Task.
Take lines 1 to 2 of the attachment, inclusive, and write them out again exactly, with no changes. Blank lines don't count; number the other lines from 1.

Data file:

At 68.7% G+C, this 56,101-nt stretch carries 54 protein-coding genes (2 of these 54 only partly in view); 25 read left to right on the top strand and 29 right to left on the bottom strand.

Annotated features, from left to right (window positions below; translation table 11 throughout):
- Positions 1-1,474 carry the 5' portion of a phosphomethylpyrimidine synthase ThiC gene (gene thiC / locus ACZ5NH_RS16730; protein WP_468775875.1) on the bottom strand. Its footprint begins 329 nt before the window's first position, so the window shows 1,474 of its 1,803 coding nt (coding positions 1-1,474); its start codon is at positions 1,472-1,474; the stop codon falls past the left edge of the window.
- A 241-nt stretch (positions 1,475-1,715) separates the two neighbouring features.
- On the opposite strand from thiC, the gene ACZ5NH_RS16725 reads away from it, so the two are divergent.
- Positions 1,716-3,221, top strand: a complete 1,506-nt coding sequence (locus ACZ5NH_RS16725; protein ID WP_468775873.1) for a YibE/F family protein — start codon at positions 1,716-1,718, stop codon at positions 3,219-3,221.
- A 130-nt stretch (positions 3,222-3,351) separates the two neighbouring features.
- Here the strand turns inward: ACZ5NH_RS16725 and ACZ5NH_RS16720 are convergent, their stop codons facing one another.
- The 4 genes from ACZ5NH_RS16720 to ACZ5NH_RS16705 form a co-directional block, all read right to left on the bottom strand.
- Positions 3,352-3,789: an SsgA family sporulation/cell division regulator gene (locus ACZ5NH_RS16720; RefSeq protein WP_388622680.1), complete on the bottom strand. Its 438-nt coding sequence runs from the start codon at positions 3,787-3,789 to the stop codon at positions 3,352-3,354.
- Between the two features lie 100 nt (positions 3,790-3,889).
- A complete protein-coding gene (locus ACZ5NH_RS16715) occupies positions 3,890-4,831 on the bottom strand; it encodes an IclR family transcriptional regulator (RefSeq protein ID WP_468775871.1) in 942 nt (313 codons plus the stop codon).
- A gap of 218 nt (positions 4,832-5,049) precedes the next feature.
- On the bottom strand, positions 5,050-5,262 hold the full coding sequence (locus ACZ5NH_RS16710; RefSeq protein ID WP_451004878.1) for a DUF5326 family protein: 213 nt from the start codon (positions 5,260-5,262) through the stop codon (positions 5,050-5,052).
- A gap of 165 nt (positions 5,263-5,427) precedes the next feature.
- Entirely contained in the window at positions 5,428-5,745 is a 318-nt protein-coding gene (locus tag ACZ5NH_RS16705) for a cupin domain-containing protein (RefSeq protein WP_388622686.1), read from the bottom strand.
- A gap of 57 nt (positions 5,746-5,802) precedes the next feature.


At 68.7% G+C, this 56,101-nt stretch carries 54 protein-coding genes (2 of these 54 only partly in view); 25 read left to right on the top strand and 29 right to left on the bottom strand.

Annotated features, from left to right (window positions below; translation table 11 throughout):